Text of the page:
While some real estate agents are waiting out the pandemic before getting back to business, others are working even harder and actually thriving. That’s what Glenn McQueenie discovered when, in the midst of the lockdown, he began calling some of his 550 associates who are part of Keller Williams Referred and Referred Urban in Toronto and Keller Williams Lifestyle Realty in London and Windsor, Ont.
McQueenie, who is the CEO and operating principal, found that 20 per cent of agents were waiting out the pandemic before resuming business, 60 per cent had no idea what to do, while another 20 per cent were “doubling down.”
This latter group, he says, was working twice as hard, calling twice as many people, and booking twice as many appointments. “I started seeing they were racing ahead…”
And some were getting creative and coming up with innovative ideas. One distributed 100 pizza kits. “People don’t forget that,” says McQueenie. Another, he says, started doing Zoom bingo for clients. “They had 200 people come to it and they gave away prizes and their business took off, and they didn’t do it for business.”
But McQueenie was concerned about the larger group who were unsure what to do or had decided to wait until COVID-19 had subsided. “I started thinking this is a problem now. How do I get our agents out of fear and into action?”
He believed it was a mindset issue and that a few key strategies were needed to help them get back on track. His solutions are contained in a new book, his third geared to real estate agents.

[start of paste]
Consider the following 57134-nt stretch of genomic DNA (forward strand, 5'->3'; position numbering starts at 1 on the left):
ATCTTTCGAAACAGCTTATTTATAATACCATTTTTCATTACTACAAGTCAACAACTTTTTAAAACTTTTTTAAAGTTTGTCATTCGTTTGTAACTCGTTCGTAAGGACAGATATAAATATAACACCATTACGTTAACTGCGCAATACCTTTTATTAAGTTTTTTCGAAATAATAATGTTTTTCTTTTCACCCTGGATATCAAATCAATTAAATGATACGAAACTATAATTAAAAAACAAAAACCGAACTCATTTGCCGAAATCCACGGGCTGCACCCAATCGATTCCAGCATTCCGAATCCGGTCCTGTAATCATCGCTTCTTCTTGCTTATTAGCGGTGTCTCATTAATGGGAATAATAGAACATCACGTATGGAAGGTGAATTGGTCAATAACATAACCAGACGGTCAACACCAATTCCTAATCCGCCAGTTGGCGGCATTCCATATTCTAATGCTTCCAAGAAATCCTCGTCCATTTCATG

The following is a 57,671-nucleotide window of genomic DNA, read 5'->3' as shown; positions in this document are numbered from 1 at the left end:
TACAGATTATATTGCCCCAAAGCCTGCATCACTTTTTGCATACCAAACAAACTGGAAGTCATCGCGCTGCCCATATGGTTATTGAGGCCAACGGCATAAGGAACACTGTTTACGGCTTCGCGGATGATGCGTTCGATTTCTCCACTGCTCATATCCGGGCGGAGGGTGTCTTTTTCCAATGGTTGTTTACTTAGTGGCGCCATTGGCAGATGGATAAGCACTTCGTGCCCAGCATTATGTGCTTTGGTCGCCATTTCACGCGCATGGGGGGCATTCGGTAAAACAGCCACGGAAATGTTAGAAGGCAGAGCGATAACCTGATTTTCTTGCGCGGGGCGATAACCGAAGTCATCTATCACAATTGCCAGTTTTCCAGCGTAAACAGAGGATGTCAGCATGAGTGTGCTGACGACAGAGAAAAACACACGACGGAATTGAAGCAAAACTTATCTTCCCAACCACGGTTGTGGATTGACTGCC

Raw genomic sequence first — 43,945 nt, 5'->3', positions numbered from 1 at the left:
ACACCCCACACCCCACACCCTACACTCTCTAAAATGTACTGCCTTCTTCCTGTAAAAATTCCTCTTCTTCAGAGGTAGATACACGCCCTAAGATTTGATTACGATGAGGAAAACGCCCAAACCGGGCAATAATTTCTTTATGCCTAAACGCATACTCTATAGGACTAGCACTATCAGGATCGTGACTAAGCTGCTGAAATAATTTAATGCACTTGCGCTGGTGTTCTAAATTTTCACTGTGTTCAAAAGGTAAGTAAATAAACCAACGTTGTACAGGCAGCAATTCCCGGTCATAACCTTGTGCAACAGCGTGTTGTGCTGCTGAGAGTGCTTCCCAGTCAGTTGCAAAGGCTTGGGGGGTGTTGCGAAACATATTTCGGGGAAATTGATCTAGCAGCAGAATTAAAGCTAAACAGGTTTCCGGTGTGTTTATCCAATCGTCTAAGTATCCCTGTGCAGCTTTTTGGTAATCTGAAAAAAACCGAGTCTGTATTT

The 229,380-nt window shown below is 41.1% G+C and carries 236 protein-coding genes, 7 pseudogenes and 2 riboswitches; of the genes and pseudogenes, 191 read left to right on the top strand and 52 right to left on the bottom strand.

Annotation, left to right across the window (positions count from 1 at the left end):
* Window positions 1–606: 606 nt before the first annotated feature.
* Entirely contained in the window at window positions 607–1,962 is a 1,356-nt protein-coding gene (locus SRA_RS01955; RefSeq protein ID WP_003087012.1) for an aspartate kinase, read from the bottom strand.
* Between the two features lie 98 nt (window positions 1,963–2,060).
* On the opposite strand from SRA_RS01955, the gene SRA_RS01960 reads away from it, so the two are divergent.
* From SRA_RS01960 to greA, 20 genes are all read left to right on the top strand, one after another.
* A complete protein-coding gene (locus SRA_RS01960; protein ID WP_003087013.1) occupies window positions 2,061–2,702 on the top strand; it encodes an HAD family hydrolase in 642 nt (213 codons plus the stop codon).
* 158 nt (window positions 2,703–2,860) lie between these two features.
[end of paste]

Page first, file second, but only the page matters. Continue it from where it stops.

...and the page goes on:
Launched in mid-June, Shutdown Slingshot: Eight Winning Mindsets Real Estate Agents Need to Double-Down Over the Next 100 Days (Author Academy Elite), lays out steps agents can take to thrive in their business during the pandemic. The book has been nominated for a 2020 Author Academy Award for literary merit and publishing excellence in the business category.
“My book says, ‘get out and talk to clients, just show up as an amazing human being, (ask) how can I help?’” He believes connecting in this way can turn into new business later on.
The 67-page book has eight chapters and, says McQueenie, “is designed to be read in one hour.” He believes by keeping it short and succinct it’s more likely to be read.
There are graphs that show what those who “lie down” (unproductive method) are doing versus what those who “double down” (work harder) are doing and offers action steps at the end of each chapter with tips to succeed.
“There has never been a better time in my 31 years in the industry for you to have the opportunity to build market share,” McQueenie says.
His advice comes from experience. A year after getting into real estate in 1989, the market crashed. “Prices and volume dropped and most of the existing agents could not adapt,” he says.
“I kept working and lead generating and testing new approaches. Within three years I became the No. 1 agent out of 230 salespeople.” Meanwhile, he says, many top agents and brokerages refused to change and offices that were in the top 20 brokerages in Toronto went under.